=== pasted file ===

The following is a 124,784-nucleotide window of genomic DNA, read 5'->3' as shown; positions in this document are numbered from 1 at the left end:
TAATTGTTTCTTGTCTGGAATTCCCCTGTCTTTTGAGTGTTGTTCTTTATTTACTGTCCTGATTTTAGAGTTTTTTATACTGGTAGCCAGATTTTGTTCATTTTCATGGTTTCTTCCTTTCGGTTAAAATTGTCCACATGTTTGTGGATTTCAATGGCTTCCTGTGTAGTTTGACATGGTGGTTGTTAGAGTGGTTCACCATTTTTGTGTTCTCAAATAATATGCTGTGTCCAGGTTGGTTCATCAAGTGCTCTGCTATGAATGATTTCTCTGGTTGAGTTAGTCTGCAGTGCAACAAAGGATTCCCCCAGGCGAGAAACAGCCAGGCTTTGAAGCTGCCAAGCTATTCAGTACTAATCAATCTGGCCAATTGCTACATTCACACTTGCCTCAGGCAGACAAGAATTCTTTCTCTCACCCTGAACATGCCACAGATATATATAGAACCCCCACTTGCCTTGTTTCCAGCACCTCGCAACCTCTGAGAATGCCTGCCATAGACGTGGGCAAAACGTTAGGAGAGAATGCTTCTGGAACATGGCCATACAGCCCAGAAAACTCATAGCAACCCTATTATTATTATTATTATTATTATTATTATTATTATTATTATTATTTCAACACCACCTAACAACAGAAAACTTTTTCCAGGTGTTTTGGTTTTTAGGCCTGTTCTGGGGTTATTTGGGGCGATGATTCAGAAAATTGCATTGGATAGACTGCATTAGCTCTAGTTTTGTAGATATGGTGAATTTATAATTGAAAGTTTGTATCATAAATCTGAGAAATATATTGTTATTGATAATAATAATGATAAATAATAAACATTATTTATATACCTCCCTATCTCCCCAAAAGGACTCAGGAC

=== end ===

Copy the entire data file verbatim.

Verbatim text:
The following is a 124,784-nucleotide window of genomic DNA, read 5'->3' as shown; positions in this document are numbered from 1 at the left end:
TAATTGTTTCTTGTCTGGAATTCCCCTGTCTTTTGAGTGTTGTTCTTTATTTACTGTCCTGATTTTAGAGTTTTTTATACTGGTAGCCAGATTTTGTTCATTTTCATGGTTTCTTCCTTTCGGTTAAAATTGTCCACATGTTTGTGGATTTCAATGGCTTCCTGTGTAGTTTGACATGGTGGTTGTTAGAGTGGTTCACCATTTTTGTGTTCTCAAATAATATGCTGTGTCCAGGTTGGTTCATCAAGTGCTCTGCTATGAATGATTTCTCTGGTTGAGTTAGTCTGCAGTGCAACAAAGGATTCCCCCAGGCGAGAAACAGCCAGGCTTTGAAGCTGCCAAGCTATTCAGTACTAATCAATCTGGCCAATTGCTACATTCACACTTGCCTCAGGCAGACAAGAATTCTTTCTCTCACCCTGAACATGCCACAGATATATATAGAACCCCCACTTGCCTTGTTTCCAGCACCTCGCAACCTCTGAGAATGCCTGCCATAGACGTGGGCAAAACGTTAGGAGAGAATGCTTCTGGAACATGGCCATACAGCCCAGAAAACTCATAGCAACCCTATTATTATTATTATTATTATTATTATTATTATTATTATTATTATTTCAACACCACCTAACAACAGAAAACTTTTTCCAGGTGTTTTGGTTTTTAGGCCTGTTCTGGGGTTATTTGGGGCGATGATTCAGAAAATTGCATTGGATAGACTGCATTAGCTCTAGTTTTGTAGATATGGTGAATTTATAATTGAAAGTTTGTATCATAAATCTGAGAAATATATTGTTATTGATAATAATAATGATAAATAATAAACATTATTTATATACCTCCCTATCTCCCCAAAAGGACTCAGGAC